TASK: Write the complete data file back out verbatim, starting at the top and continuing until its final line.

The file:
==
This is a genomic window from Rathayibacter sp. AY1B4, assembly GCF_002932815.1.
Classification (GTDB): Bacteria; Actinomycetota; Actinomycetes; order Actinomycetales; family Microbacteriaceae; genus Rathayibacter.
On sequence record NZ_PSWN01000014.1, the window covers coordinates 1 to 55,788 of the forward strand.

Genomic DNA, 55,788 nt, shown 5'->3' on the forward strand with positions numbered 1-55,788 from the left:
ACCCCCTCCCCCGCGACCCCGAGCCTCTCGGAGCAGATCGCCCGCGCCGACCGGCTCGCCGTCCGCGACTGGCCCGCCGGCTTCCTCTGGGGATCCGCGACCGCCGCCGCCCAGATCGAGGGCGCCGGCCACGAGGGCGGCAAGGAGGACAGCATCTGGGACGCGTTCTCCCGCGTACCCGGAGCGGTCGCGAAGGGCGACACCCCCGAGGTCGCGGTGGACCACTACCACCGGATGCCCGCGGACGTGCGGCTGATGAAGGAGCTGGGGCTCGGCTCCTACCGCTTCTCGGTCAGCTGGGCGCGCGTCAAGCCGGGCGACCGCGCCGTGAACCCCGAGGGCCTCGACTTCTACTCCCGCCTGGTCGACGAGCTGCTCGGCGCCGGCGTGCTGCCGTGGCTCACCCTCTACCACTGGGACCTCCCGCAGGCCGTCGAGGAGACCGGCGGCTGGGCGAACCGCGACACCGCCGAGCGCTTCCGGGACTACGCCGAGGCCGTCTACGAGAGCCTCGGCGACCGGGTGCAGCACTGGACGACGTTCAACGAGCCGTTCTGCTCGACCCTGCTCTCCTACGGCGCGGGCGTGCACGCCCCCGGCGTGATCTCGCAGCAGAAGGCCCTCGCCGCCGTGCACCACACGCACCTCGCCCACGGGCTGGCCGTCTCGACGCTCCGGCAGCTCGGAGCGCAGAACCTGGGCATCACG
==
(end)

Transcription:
This is a genomic window from Rathayibacter sp. AY1B4, assembly GCF_002932815.1.
Classification (GTDB): Bacteria; Actinomycetota; Actinomycetes; order Actinomycetales; family Microbacteriaceae; genus Rathayibacter.
On sequence record NZ_PSWN01000014.1, the window covers coordinates 1 to 55,788 of the forward strand.

Genomic DNA, 55,788 nt, shown 5'->3' on the forward strand with positions numbered 1-55,788 from the left:
ACCCCCTCCCCCGCGACCCCGAGCCTCTCGGAGCAGATCGCCCGCGCCGACCGGCTCGCCGTCCGCGACTGGCCCGCCGGCTTCCTCTGGGGATCCGCGACCGCCGCCGCCCAGATCGAGGGCGCCGGCCACGAGGGCGGCAAGGAGGACAGCATCTGGGACGCGTTCTCCCGCGTACCCGGAGCGGTCGCGAAGGGCGACACCCCCGAGGTCGCGGTGGACCACTACCACCGGATGCCCGCGGACGTGCGGCTGATGAAGGAGCTGGGGCTCGGCTCCTACCGCTTCTCGGTCAGCTGGGCGCGCGTCAAGCCGGGCGACCGCGCCGTGAACCCCGAGGGCCTCGACTTCTACTCCCGCCTGGTCGACGAGCTGCTCGGCGCCGGCGTGCTGCCGTGGCTCACCCTCTACCACTGGGACCTCCCGCAGGCCGTCGAGGAGACCGGCGGCTGGGCGAACCGCGACACCGCCGAGCGCTTCCGGGACTACGCCGAGGCCGTCTACGAGAGCCTCGGCGACCGGGTGCAGCACTGGACGACGTTCAACGAGCCGTTCTGCTCGACCCTGCTCTCCTACGGCGCGGGCGTGCACGCCCCCGGCGTGATCTCGCAGCAGAAGGCCCTCGCCGCCGTGCACCACACGCACCTCGCCCACGGGCTGGCCGTCTCGACGCTCCGGCAGCTCGGAGCGCAGAACCTGGGCATCACG